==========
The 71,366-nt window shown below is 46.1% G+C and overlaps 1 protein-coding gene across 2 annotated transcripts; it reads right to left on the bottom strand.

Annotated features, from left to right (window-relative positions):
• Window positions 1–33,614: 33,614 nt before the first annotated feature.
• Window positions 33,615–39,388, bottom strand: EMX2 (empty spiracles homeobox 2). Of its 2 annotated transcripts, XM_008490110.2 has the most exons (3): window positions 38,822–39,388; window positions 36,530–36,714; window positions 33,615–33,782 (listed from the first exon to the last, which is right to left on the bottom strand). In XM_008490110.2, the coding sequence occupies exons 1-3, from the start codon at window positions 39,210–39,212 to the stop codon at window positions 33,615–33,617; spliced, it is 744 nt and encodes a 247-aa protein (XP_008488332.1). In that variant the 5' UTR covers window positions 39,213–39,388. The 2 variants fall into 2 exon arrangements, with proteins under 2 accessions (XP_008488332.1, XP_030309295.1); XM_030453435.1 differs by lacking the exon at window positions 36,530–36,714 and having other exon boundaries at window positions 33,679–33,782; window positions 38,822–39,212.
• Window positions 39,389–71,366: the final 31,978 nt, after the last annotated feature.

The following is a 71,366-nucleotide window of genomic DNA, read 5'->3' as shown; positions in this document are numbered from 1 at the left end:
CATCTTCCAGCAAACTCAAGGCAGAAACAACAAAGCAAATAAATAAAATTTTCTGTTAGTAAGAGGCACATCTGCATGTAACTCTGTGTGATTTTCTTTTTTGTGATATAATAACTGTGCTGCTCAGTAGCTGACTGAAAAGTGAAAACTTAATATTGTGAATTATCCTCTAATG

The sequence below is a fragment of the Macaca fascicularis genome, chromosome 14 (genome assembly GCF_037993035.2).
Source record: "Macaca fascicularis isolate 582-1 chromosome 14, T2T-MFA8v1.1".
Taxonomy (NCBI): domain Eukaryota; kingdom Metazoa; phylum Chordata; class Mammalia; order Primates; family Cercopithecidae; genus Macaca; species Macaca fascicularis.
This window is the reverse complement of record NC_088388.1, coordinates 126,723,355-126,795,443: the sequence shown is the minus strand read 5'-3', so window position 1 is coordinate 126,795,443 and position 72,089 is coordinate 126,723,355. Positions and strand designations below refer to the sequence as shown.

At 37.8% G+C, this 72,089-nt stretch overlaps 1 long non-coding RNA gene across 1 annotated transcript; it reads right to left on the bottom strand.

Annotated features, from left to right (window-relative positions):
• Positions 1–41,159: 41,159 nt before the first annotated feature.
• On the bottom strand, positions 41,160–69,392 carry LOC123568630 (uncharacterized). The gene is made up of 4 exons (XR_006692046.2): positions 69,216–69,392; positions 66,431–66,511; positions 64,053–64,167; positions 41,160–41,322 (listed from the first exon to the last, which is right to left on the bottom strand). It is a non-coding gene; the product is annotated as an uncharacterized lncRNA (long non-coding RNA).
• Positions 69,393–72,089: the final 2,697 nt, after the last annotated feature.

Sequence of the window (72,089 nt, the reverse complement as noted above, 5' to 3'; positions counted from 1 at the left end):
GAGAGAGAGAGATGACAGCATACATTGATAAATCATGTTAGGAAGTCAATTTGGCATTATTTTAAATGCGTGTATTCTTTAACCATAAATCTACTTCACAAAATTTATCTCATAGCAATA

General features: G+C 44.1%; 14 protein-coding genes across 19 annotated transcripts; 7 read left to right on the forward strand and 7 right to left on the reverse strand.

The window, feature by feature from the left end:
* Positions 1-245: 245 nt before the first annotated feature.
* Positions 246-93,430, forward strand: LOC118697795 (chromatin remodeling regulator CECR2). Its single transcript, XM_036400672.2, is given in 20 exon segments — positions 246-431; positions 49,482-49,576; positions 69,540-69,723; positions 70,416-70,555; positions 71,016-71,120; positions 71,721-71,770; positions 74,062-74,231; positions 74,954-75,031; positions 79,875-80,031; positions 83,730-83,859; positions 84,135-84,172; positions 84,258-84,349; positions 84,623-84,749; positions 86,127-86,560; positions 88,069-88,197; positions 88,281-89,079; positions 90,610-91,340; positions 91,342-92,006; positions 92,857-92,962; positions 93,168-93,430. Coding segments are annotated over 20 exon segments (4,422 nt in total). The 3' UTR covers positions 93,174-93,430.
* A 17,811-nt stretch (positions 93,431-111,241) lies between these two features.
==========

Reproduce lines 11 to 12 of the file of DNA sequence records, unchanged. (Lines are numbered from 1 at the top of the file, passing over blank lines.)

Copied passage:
This window is the reverse complement of record NC_088388.1, coordinates 126,723,355-126,795,443: the sequence shown is the minus strand read 5'-3', so window position 1 is coordinate 126,795,443 and position 72,089 is coordinate 126,723,355. Positions and strand designations below refer to the sequence as shown.

At 37.8% G+C, this 72,089-nt stretch overlaps 1 long non-coding RNA gene across 1 annotated transcript; it reads right to left on the bottom strand.